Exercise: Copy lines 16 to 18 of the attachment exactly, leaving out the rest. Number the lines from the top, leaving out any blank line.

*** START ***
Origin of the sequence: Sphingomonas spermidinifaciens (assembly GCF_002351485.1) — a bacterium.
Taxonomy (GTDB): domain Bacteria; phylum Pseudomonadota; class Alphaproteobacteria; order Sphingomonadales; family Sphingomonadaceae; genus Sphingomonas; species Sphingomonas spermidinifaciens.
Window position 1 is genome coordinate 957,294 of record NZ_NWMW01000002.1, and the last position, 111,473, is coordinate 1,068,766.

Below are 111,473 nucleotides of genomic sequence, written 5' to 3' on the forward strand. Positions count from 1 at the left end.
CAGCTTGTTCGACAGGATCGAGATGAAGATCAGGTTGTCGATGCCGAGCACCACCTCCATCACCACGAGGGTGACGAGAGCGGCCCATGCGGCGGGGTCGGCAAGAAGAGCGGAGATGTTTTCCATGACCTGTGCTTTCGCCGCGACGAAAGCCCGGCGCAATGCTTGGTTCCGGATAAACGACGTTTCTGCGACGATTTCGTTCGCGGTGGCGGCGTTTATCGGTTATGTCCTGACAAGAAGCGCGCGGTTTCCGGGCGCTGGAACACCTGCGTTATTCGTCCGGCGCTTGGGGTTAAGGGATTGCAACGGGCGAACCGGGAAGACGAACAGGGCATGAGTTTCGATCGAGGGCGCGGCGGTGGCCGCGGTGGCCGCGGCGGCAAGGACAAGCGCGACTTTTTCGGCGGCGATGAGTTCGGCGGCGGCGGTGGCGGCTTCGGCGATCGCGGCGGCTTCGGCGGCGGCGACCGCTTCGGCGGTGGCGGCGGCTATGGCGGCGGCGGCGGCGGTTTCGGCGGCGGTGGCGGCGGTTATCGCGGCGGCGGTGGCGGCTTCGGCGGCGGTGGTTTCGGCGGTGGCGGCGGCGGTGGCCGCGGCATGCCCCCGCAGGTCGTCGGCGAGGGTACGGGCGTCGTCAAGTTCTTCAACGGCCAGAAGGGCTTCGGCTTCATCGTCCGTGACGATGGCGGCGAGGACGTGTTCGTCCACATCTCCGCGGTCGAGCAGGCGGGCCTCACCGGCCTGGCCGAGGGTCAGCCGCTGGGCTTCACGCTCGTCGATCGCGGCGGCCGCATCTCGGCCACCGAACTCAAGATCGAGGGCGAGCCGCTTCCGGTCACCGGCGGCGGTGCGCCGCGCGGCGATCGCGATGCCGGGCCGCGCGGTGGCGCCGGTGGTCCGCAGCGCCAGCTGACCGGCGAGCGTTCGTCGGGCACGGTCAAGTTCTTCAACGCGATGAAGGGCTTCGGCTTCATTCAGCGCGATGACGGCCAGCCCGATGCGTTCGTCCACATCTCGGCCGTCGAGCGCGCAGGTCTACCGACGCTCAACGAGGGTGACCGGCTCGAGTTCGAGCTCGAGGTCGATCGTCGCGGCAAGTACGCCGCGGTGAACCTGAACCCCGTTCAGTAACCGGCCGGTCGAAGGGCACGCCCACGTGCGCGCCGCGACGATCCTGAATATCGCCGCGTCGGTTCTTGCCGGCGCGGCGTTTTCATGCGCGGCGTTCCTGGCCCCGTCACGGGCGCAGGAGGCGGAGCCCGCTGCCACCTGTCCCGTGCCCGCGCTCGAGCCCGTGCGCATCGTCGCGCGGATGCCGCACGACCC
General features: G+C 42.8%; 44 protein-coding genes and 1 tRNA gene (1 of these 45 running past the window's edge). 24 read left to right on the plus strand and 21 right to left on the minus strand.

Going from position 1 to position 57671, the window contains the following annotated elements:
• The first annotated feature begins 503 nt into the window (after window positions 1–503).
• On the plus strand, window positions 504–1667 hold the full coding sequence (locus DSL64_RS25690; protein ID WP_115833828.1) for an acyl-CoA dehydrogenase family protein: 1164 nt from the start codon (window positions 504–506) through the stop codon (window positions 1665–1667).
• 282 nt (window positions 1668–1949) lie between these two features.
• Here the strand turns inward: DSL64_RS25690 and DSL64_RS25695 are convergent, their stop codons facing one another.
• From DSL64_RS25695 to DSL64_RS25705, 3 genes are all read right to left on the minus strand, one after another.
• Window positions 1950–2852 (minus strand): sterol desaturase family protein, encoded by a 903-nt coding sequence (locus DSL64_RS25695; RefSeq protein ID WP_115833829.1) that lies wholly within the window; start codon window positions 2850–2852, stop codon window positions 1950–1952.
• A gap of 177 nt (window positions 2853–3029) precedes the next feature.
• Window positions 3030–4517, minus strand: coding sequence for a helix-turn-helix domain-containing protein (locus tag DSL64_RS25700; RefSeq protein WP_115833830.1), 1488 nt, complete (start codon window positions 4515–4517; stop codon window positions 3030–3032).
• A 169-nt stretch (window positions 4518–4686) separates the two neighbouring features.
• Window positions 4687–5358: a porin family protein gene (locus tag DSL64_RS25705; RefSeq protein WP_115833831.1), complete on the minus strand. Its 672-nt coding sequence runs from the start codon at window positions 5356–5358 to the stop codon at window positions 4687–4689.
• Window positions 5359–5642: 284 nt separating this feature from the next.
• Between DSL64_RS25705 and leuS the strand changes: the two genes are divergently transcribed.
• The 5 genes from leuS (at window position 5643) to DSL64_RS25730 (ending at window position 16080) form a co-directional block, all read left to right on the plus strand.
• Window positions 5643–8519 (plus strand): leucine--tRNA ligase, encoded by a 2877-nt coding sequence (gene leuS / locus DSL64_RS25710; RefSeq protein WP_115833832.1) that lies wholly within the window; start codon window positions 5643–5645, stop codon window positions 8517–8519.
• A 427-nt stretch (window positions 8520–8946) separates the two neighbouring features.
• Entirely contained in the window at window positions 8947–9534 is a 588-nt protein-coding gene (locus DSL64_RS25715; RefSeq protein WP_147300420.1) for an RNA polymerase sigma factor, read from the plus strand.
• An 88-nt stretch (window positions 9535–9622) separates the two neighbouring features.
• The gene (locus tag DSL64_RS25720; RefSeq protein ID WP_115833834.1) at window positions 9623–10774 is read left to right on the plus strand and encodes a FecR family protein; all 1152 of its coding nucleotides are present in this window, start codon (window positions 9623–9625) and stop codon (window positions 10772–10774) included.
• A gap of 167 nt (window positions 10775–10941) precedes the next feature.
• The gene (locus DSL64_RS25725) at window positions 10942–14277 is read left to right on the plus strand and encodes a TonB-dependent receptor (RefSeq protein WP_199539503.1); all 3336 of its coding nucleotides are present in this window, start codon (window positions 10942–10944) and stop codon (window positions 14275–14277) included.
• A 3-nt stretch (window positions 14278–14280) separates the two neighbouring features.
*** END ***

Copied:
• A 169-nt stretch (window positions 4518–4686) separates the two neighbouring features.
• Window positions 4687–5358: a porin family protein gene (locus tag DSL64_RS25705; RefSeq protein WP_115833831.1), complete on the minus strand. Its 672-nt coding sequence runs from the start codon at window positions 5356–5358 to the stop codon at window positions 4687–4689.
• Window positions 5359–5642: 284 nt separating this feature from the next.